This is not possible without a few sacrifices up front though, for which we need the support and approval of the government and its institutions. For instance, we really want to protect all of our employees and have them with us once business resumes – but we can’t do that unless we are allowed temporary lay-offs and other short-term measures.
My organisation alone works with six other outsourced manufacturing partners with a cumulative workforce of an additional 3500 employees – a demonstration of just how many lives could be changed forever, if we don’t take action.
It’s been almost a month since the more serious implications of Covid-19 kicked in, and after having really put in both individual and concerted efforts to try remediate the pitfall we are headed towards – if not already are in – it’s become apparent that the businesses can’t do this alone. While appreciating all the prompt, hard work the government is putting in to control the spread of the virus – an inspiration to the rest of the world – the post-Covid situation too deserves equal attention. Industries need to be safeguarded via a plan of action, or the country will collapse post-Covid despite having been saved from the virus.
By bringing together all the conversations I’ve partaken in recently, I have laid out the following straightforward requests and proposed solutions which my colleagues and I hope will ensure the industry has a future in the aftermath of the coronavirus crisis:
1.1 All manufacturers have paid salaries for the month of March, due on 10th April 2020, by way of collecting all available cash-in-hand at their disposal. Even this required certain pay-cuts to have been made.
1.2 Manufacturers have no means to provide for the remaining timeframe of 6 months at minimum until trading resumes and we are all back in business.
1.3 As such, we request the Government to join hands with us and make arrangements to provide some form of allowance for our employees during this period.
1.4 We require permission to initially work on a pro-rata basis for less than the full work week, once we are back in business and are still ramping up to full capacity. This is because securing adequate work from clients will take time.
2. Statutory Payments
2.1 As we face difficulty paying core salaries alone, we request abolishing statutory payments – i.e. EPF and ETF – for the next 6 to 9 months.
2.2 Rescheduling ongoing non-payments of EPF to be paid back in 24 months, with at least a 6 to 9-month grace period and no penalties enforced. This is due to no trading taking place over the next 6 months, and an unclear landscape of how the business and the situation will progress during and after this period.
3. Employment Contracts
3.1 We request laying off a fraction of our staff for the next 6 to 9 months unpaid, i.e. on furlough.
A small price to pay
If you are wondering if these concessions that are sought after will be a tough call for the authorities to make, to me, it’s a no-brainer. Real jobs of real people who need them the most, are at stake here – and we cannot look after them and protect their employment if we aren’t allowed to make some drastic changes in the interim to cushion the shock waves we are facing today. We need to be cautious of this fact.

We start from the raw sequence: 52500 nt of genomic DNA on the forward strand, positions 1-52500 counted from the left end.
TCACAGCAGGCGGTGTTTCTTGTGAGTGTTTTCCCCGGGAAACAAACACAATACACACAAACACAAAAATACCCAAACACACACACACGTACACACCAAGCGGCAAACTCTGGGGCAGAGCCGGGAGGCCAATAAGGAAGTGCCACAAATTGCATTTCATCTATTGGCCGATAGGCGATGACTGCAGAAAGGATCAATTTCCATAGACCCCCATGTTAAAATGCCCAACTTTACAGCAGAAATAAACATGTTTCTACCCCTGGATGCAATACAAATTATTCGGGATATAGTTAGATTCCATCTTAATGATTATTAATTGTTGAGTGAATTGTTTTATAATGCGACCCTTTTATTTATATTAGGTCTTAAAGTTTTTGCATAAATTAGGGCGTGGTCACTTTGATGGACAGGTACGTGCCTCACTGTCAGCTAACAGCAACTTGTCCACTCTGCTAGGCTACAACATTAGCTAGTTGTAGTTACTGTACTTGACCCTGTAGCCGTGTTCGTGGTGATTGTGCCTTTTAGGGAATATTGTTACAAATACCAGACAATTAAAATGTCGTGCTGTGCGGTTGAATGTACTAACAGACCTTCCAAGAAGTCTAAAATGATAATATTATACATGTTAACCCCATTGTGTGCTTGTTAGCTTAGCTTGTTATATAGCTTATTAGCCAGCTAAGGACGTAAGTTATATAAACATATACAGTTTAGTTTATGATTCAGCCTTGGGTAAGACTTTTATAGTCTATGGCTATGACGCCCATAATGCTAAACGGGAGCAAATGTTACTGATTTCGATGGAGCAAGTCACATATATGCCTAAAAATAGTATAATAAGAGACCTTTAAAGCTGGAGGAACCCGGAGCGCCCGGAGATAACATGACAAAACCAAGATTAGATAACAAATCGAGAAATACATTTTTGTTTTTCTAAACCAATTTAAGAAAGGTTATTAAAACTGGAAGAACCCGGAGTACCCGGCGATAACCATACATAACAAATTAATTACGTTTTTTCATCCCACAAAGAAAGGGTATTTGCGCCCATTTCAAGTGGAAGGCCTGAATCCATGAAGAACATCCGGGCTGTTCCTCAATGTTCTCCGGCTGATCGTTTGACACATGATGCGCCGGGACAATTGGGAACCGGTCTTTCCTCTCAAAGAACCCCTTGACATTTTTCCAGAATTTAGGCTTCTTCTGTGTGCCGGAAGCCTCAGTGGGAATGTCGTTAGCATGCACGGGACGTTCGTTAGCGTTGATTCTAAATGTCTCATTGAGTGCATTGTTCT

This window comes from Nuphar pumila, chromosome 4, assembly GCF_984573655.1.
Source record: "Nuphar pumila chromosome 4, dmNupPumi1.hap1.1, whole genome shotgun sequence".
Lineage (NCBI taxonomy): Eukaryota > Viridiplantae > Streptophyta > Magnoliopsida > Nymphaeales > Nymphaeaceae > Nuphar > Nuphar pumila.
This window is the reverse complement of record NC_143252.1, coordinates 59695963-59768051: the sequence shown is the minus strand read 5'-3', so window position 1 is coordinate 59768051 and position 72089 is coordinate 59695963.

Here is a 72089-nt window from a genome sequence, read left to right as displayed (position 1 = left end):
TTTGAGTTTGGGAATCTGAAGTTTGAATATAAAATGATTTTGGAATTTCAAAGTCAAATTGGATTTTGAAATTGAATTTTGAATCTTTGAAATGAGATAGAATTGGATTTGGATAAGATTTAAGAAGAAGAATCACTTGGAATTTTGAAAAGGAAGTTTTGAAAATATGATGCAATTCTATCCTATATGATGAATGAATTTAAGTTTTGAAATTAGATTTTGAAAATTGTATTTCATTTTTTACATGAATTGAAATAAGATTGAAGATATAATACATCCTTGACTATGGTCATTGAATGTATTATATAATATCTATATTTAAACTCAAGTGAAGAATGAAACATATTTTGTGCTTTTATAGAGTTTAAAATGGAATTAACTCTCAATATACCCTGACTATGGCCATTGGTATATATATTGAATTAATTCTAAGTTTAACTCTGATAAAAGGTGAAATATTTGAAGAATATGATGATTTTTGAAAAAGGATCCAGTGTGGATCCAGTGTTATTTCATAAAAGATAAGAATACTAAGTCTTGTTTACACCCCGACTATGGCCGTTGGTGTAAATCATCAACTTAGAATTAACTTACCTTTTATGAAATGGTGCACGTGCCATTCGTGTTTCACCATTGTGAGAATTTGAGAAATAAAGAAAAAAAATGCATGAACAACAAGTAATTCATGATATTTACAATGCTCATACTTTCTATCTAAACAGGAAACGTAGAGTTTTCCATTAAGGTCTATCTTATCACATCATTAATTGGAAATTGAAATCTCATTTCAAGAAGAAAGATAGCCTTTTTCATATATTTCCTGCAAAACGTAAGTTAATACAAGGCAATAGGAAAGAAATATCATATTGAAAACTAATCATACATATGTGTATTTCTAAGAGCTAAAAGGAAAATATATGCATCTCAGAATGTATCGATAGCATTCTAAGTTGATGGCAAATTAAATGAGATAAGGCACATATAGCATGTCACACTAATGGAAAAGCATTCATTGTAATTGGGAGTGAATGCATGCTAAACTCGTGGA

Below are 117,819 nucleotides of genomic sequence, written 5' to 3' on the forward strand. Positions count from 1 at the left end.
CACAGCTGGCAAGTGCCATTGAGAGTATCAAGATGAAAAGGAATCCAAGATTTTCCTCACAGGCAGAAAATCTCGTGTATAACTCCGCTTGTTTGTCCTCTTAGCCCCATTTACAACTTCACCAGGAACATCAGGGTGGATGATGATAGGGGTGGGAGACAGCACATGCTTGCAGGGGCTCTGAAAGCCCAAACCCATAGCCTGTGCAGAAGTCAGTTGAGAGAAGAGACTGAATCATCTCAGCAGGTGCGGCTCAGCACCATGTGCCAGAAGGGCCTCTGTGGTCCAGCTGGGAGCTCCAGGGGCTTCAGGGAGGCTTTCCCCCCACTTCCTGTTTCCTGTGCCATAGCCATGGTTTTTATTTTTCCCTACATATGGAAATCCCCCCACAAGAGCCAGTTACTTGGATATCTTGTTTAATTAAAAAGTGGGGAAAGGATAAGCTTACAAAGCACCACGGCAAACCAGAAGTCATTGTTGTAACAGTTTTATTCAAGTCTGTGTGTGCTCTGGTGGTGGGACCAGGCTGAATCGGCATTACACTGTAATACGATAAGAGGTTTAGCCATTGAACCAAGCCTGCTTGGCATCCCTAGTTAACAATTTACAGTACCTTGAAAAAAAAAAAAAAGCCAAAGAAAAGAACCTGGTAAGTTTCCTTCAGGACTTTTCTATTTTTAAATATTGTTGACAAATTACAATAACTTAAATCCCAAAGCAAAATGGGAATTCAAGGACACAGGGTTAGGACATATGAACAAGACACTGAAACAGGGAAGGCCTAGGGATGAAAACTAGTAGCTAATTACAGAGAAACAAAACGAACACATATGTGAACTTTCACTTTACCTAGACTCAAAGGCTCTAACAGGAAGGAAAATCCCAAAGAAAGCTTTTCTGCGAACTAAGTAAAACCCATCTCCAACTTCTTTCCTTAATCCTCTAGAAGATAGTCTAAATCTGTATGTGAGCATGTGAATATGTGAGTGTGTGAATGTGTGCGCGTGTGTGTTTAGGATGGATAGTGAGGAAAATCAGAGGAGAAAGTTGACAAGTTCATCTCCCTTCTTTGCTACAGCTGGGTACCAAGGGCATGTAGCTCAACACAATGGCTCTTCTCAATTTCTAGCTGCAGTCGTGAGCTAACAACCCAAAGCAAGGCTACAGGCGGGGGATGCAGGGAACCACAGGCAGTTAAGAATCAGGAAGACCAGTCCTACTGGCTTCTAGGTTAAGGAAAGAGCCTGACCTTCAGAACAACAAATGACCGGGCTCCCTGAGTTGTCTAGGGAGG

There are a number of best practices my partners abroad and their governments have taken up, as well as plenty of examples of incentives similar to what I am proposing being implemented in other countries where the apparel industry is dominant, as illustrated.
Sri Lanka is already knee-deep in increasingly fierce competition with suppliers in Vietnam, Cambodia and Indonesia. This is no time to experiment, test your confidence and pride, or do nothing.
To end on a (potentially) positive note, however, I am sure the industry as a whole would be sincerely grateful if the above propositions are actioned. We are confident that, with the support of the right parties and if we work together to take the right approach, we will survive through this period and come out as preferred suppliers of choice once global trading resumes – and more importantly, enable all of our employees to resume working with us with minimal disruption to their livelihoods.
*Chamila Samarakkodi is an entrepreneur with 30 years of experience in the fashion and apparel manufacturing industry. Today, he leads Design Studio’s manufacturing plants in Anuradhapura and Kurunegala which are Board of Investment-listed companies that provide state-of-the-art training and employment to over 2500 rural employees, in addition to the group’s head office in Colombo. His end-clients are primarily UK high street retailers including Primark, ASDA, Topshop, Sainsbury’s, ASOS, River Island, Oasis and Urban Outfitters, exclusively producing high-end ladies soft and tailored garments.